But you have to understand that also from the Chinese perspective, you have a rockstar prime minister right now. Her remarkable reaction to the Christchurch tragedy has given her a political leverage she might not fully understand, and I worry that the rest of New Zealand doesn’t understand she has. Her going to Beijing was also a present to the Chinese, because it does enormous benefit for their president to be standing next to this remarkable person, so soon after her country went through this tragedy. They want a piece of her pixie-dust. And that is of great reputational benefit to them.

On that front in particular, the attack was one on the Muslim community. And when New Zealand PMs go to China, there’s always a discussion of whether human human rights will be raised, and the issue at the moment is the million Uyghur Muslims in detention camps. Does the way New Zealand PMs raise these issues actually have any influence?

So I would say this – it’s water dripping on a stone. But you’ve got to drip that water on the stone, regardless of whether it’s one year, 500 years or 1000 years. You have to make the statement and maintain your values. And given the fact that the Christchurch attack was on the Muslim community, it gives the prime minister a chance to speak about the importance of embracing this kind of multiculturalism as the way forward.

But are we really being strong enough in how these concerns are expressed?

Even if you were a friend of China, you could look at the Xinjiang gulags as the sort of policy that will turn northwestern China into a kind of Palestine type situation. And that’s not going to be good for China. Doing this to so many Muslims could put a target on the back of almost every Chinese official overseas. Do you want to see car bombs in front of your embassies? So there’s a way to frame this as both a human rights argument, and also an argument in favour of multicultural society – which China is – but in a multicultural world you have to have flexible policies to embrace more people. And I think your PM and your society has a lot to teach the Chinese, even though you have something like 4.7 million people.

Recently though, China hasn’t seemed particularly happy with us here.

People have said New Zealand has effectively rejected Huawei, and that’s horrible and the Chinese will be mad. Well, two things to say about that. One, the Chinese are adults. So when they adopt a petulant tone and make threats, that’s because it has worked for them with other countries. I wouldn’t sweat it.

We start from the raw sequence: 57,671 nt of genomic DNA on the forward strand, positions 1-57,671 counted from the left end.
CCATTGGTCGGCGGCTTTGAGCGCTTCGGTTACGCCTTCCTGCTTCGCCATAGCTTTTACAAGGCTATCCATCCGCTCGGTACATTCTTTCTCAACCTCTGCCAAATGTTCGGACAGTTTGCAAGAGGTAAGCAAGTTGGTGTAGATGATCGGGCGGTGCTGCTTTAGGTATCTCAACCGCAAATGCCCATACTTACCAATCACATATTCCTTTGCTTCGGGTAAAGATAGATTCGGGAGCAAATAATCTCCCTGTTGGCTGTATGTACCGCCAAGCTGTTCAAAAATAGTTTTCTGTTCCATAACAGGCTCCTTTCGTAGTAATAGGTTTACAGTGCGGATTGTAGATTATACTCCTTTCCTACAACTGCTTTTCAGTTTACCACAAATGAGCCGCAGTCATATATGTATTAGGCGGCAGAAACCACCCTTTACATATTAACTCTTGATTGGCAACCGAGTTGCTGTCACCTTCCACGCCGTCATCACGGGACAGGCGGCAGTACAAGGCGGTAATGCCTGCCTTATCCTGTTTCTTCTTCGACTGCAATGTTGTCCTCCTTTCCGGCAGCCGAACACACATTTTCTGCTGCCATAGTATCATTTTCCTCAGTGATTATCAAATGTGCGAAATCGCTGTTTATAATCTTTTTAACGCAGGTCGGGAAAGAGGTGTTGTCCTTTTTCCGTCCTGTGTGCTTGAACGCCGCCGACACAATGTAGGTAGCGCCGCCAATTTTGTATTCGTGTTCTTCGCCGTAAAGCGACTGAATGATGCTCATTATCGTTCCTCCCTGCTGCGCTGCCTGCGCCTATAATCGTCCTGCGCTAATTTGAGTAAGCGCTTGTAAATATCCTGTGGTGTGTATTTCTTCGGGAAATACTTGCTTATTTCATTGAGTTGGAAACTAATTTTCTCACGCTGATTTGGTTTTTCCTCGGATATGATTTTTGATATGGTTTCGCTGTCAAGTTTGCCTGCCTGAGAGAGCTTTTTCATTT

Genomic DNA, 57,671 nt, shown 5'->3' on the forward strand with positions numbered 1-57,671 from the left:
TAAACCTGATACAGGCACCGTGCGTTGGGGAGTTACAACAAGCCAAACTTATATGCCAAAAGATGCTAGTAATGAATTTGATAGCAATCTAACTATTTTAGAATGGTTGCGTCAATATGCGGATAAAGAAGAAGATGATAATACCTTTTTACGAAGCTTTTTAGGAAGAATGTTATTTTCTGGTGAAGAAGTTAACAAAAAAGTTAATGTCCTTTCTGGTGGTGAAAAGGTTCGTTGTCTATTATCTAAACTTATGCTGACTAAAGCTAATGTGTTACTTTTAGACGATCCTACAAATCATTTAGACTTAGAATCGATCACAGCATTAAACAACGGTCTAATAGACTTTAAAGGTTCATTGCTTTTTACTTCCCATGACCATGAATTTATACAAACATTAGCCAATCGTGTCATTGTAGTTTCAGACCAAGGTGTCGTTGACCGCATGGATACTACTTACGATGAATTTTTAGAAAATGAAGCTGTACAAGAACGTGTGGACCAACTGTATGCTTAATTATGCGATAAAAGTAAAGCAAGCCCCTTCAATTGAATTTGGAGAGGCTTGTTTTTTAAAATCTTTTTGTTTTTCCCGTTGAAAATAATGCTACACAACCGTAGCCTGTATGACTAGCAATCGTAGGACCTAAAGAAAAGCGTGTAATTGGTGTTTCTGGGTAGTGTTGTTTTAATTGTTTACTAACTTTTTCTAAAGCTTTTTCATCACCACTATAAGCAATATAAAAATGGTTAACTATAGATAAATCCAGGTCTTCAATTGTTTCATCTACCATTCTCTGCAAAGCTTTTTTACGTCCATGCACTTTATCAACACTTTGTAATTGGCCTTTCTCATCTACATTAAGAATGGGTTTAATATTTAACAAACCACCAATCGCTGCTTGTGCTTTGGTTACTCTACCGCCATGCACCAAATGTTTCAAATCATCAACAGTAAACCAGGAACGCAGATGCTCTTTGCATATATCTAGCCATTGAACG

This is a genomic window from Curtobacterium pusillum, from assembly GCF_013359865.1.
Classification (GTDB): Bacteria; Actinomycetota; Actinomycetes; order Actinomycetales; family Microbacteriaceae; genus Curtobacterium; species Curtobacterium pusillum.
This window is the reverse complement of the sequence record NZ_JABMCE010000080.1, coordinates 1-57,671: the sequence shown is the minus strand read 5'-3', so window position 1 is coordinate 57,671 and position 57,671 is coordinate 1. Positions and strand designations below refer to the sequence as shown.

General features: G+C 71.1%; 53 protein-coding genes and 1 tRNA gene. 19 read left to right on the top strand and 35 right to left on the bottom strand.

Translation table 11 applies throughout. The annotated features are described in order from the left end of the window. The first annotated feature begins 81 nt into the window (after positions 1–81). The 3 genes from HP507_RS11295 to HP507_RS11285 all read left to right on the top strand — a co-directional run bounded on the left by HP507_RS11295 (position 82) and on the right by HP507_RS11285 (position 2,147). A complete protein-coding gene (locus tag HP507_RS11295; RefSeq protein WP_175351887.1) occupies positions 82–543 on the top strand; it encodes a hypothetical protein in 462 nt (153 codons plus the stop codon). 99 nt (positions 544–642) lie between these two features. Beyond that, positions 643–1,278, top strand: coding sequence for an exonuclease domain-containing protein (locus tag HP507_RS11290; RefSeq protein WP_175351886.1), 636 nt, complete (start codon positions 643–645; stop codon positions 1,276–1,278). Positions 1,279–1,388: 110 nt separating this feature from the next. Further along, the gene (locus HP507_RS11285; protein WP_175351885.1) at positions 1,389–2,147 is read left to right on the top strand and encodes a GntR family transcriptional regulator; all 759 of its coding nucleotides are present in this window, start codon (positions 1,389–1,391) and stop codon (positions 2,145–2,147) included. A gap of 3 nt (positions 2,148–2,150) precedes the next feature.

Secondly, New Zealand has another arrow in its quiver when dealing with the Chinese, and that is climate change.

How so?

Climate change is a huge issue in China, both in terms of reputation and investment. It’s also a huge issue in New Zealand as well, and it’s also an issue where New Zealand could be an important spokesperson on behalf of China, vis a vis the United States which has forgotten about climate change. And so it creates a potential synergy between your societies – China is interested in not just the nuts and bolts of achieving a green economy, but also the reputational leverage over the United States.

Is China’s push in this area – things like reforestation plans – are they more rhetoric or reality?

Well, there’s lots of different realities. Their electric vehicle push is huge – probably every major city in China has an electric vehicle factory, their production is through the roof. And one of the reasons they allowed Tesla in was because they’ve been having huge issues with battery technology, and they want to beg, borrow and steal those batteries.

But meanwhile in northern China carbon emissions have been going up, because they have to build more power plants in that area. Air quality in Beijing had improved for a few years, but now it’s getting worse again because factories that had been shut were reopened because of unemployment problems, and the potential for social unrest. So it’s a mixed picture, just as it’s a mixed picture in New Zealand – I don’t believe your carbon emissions are going down?

No, they aren’t.

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This is an area where partnership can be very useful for China politically, partnering with an ally of the United States on an issue that the US has abandoned. It gives China a wedge issue. It gives China an opportunity to gain back some reputational stuff that China has clearly lost with the Huawei issue.

That’s kind of my main point. New Zealand should understand that it has leverage in China, both in terms of soft power and through a commitment to climate change.

This interview has been edited slightly for length.